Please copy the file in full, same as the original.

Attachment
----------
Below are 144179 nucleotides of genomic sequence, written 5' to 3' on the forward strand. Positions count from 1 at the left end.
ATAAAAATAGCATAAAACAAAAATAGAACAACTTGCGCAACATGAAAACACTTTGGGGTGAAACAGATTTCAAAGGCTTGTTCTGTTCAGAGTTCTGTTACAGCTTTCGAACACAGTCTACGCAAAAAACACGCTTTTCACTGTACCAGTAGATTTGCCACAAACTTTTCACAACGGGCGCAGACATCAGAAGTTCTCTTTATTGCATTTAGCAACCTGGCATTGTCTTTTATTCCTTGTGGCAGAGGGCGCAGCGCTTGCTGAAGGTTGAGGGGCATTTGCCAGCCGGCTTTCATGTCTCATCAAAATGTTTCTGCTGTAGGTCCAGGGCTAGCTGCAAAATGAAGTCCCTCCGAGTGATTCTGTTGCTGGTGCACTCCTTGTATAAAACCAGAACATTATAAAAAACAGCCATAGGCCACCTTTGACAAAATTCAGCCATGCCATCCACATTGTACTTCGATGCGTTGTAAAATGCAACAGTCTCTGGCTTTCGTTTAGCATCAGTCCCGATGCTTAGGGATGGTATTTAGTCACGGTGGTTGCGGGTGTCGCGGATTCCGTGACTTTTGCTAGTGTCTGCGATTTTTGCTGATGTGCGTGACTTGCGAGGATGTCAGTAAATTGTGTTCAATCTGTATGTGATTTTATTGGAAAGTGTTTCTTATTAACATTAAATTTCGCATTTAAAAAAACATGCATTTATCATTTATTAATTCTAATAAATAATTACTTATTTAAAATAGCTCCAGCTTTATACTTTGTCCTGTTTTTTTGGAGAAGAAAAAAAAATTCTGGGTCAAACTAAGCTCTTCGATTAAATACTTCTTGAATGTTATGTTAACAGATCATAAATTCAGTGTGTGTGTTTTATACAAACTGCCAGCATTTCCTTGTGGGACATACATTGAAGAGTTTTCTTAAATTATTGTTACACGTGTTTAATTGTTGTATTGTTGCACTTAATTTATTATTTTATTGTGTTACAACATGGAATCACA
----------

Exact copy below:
Below are 144179 nucleotides of genomic sequence, written 5' to 3' on the forward strand. Positions count from 1 at the left end.
ATAAAAATAGCATAAAACAAAAATAGAACAACTTGCGCAACATGAAAACACTTTGGGGTGAAACAGATTTCAAAGGCTTGTTCTGTTCAGAGTTCTGTTACAGCTTTCGAACACAGTCTACGCAAAAAACACGCTTTTCACTGTACCAGTAGATTTGCCACAAACTTTTCACAACGGGCGCAGACATCAGAAGTTCTCTTTATTGCATTTAGCAACCTGGCATTGTCTTTTATTCCTTGTGGCAGAGGGCGCAGCGCTTGCTGAAGGTTGAGGGGCATTTGCCAGCCGGCTTTCATGTCTCATCAAAATGTTTCTGCTGTAGGTCCAGGGCTAGCTGCAAAATGAAGTCCCTCCGAGTGATTCTGTTGCTGGTGCACTCCTTGTATAAAACCAGAACATTATAAAAAACAGCCATAGGCCACCTTTGACAAAATTCAGCCATGCCATCCACATTGTACTTCGATGCGTTGTAAAATGCAACAGTCTCTGGCTTTCGTTTAGCATCAGTCCCGATGCTTAGGGATGGTATTTAGTCACGGTGGTTGCGGGTGTCGCGGATTCCGTGACTTTTGCTAGTGTCTGCGATTTTTGCTGATGTGCGTGACTTGCGAGGATGTCAGTAAATTGTGTTCAATCTGTATGTGATTTTATTGGAAAGTGTTTCTTATTAACATTAAATTTCGCATTTAAAAAAACATGCATTTATCATTTATTAATTCTAATAAATAATTACTTATTTAAAATAGCTCCAGCTTTATACTTTGTCCTGTTTTTTTGGAGAAGAAAAAAAAATTCTGGGTCAAACTAAGCTCTTCGATTAAATACTTCTTGAATGTTATGTTAACAGATCATAAATTCAGTGTGTGTGTTTTATACAAACTGCCAGCATTTCCTTGTGGGACATACATTGAAGAGTTTTCTTAAATTATTGTTACACGTGTTTAATTGTTGTATTGTTGCACTTAATTTATTATTTTATTGTGTTACAACATGGAATCACA